Female Earnings Inequality: The Changing Role of Family Characteristics on the Extensive and Intensive Margins
Although women make up nearly half the U.S. workforce, most studies of earnings inequality focus on men. This is at least in part because of the complexity of modeling both the decision to work (i.e., the extensive margin) and the level of earnings conditional on work (the intensive margin). In this paper we document a series of descriptive facts about female earnings inequality using data for three cohorts in the PSID. We show that inequality in annual earnings of women fell sharply between the late 1960s and the mid-1990s, with a particularly large decline in the extensive margin component. We then fit earnings-generating models that incorporate both intensive- and extensive-margin dynamics to data for the three cohorts. Our models suggest that over 80% of the decline in female earnings inequality can be attributed to a weakening of the link between family-based factors (including the number of children of different ages and the presence and incomes of partners) and the intensive and extensive margins of earnings determination.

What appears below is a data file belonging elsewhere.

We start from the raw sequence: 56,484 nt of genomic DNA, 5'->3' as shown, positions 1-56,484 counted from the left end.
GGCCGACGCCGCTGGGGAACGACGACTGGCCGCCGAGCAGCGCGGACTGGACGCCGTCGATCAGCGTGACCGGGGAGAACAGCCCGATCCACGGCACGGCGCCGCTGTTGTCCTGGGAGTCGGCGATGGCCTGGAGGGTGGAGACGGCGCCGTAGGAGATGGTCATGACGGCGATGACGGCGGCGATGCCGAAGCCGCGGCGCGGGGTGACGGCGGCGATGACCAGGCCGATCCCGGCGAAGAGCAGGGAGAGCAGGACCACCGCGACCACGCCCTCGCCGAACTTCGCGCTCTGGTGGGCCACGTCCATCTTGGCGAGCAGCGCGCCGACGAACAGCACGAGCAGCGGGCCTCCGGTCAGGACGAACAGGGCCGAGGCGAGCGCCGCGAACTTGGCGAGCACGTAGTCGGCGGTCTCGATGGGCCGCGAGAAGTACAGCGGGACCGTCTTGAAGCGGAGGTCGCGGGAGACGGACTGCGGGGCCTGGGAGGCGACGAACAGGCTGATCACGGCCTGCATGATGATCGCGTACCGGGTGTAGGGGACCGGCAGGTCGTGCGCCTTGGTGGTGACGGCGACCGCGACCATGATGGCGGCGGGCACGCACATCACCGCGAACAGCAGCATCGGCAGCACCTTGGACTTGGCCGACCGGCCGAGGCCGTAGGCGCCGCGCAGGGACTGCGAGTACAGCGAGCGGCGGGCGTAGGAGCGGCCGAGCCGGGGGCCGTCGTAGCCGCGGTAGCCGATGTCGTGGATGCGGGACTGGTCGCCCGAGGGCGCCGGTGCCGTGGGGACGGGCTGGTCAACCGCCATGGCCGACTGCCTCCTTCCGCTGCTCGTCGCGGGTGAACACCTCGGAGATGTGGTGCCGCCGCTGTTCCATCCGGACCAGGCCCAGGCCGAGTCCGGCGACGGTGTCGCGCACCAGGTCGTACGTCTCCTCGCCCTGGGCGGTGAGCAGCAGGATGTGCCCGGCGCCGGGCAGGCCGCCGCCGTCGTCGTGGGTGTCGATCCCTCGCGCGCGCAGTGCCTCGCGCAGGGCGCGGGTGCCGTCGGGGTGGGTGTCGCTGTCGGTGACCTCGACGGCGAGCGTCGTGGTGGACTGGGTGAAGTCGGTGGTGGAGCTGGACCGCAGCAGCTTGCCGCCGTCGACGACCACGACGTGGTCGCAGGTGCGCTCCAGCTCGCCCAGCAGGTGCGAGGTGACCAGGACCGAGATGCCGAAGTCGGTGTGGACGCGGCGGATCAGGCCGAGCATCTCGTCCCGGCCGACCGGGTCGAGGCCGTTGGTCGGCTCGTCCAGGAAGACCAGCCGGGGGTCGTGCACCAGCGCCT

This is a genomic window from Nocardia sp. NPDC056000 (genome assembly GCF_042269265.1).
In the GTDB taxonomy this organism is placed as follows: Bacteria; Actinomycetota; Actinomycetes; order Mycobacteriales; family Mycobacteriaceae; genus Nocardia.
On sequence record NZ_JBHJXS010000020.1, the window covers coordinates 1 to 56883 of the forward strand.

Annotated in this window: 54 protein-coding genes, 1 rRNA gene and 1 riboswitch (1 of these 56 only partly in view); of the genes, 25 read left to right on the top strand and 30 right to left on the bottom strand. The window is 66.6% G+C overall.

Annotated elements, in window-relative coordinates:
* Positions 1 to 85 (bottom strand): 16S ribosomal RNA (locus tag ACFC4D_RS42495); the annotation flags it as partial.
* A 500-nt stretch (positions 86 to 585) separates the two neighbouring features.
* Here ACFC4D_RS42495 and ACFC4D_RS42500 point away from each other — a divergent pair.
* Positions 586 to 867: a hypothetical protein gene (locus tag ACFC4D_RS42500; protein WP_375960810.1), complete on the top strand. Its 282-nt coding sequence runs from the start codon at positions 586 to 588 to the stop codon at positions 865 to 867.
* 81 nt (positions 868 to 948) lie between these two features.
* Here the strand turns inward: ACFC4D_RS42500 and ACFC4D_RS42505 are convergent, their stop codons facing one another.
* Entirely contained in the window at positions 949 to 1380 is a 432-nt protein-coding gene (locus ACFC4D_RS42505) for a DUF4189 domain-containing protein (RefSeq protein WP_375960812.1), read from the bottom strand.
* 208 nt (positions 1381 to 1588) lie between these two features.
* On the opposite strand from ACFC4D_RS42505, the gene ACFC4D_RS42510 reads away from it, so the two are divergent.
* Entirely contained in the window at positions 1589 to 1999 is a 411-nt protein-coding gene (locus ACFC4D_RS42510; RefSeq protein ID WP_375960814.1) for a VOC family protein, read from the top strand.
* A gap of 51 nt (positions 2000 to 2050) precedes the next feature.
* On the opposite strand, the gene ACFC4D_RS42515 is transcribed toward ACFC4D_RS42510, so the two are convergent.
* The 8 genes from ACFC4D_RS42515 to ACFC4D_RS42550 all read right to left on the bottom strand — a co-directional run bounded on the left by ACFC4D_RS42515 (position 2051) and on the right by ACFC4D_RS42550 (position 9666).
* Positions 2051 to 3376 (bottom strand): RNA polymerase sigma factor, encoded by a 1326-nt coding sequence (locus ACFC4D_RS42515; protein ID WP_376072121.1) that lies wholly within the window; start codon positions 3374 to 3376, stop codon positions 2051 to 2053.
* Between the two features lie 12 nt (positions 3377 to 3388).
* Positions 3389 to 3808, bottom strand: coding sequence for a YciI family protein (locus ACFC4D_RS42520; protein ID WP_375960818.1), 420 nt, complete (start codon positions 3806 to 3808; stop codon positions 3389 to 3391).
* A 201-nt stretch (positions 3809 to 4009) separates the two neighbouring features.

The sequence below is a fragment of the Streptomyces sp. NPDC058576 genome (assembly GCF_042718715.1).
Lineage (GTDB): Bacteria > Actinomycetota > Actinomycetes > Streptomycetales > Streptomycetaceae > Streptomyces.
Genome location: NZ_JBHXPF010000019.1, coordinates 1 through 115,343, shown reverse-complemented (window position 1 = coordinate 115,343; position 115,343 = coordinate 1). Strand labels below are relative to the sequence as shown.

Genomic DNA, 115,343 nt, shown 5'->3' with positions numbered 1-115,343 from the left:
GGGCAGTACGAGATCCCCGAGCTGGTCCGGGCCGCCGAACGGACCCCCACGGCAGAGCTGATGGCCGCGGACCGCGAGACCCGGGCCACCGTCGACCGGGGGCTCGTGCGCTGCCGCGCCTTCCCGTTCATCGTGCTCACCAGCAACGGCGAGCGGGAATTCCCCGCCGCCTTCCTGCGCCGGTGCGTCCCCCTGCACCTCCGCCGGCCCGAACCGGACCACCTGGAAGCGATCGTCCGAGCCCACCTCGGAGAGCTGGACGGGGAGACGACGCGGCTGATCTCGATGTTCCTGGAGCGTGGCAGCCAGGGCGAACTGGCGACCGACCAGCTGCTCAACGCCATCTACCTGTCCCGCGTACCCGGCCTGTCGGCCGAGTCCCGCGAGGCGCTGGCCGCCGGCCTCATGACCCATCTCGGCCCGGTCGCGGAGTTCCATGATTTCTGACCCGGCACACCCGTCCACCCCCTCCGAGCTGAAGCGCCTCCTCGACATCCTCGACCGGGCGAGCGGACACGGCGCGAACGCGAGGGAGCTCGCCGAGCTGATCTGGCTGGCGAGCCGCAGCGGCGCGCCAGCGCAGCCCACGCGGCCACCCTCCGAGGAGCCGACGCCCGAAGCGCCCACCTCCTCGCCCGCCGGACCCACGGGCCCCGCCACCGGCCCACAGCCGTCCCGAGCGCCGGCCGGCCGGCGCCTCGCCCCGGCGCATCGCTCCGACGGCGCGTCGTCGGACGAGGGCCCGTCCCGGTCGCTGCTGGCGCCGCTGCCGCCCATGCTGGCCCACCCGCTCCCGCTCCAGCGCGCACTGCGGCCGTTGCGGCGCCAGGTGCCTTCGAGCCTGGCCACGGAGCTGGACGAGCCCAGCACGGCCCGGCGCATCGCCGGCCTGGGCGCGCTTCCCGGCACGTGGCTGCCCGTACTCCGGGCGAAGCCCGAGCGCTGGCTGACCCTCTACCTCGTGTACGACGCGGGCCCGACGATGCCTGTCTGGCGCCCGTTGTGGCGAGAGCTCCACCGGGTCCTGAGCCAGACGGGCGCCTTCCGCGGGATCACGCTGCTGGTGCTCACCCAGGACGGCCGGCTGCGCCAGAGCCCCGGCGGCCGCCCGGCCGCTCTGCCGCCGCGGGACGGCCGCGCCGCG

This research was supported in part by the Royal Society of New Zealand Marsden Fund Grant MEP1301. We thank Janet Currie for very useful comments on an earlier draft. We also thank Dave Mare for many helpful discussions and Thomas Xiao for excellent research assistance. The views expressed herein are those of the authors and do not necessarily reflect the views of the National Bureau of Economic Research.